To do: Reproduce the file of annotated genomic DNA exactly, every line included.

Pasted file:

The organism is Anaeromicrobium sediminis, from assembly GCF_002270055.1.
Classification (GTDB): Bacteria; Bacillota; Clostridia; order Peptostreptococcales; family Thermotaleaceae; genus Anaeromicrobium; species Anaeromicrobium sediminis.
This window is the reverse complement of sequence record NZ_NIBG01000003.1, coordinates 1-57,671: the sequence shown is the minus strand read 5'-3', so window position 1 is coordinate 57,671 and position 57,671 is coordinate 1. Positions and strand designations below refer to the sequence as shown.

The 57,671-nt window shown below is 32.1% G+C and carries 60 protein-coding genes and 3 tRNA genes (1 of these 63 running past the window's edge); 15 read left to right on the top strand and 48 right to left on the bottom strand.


The organism is Anaeromicrobium sediminis, from assembly GCF_002270055.1.
Classification (GTDB): Bacteria; Bacillota; Clostridia; order Peptostreptococcales; family Thermotaleaceae; genus Anaeromicrobium; species Anaeromicrobium sediminis.
This window is the reverse complement of sequence record NZ_NIBG01000003.1, coordinates 1-57,671: the sequence shown is the minus strand read 5'-3', so window position 1 is coordinate 57,671 and position 57,671 is coordinate 1. Positions and strand designations below refer to the sequence as shown.

The 57,671-nt window shown below is 32.1% G+C and carries 60 protein-coding genes and 3 tRNA genes (1 of these 63 running past the window's edge); 15 read left to right on the top strand and 48 right to left on the bottom strand.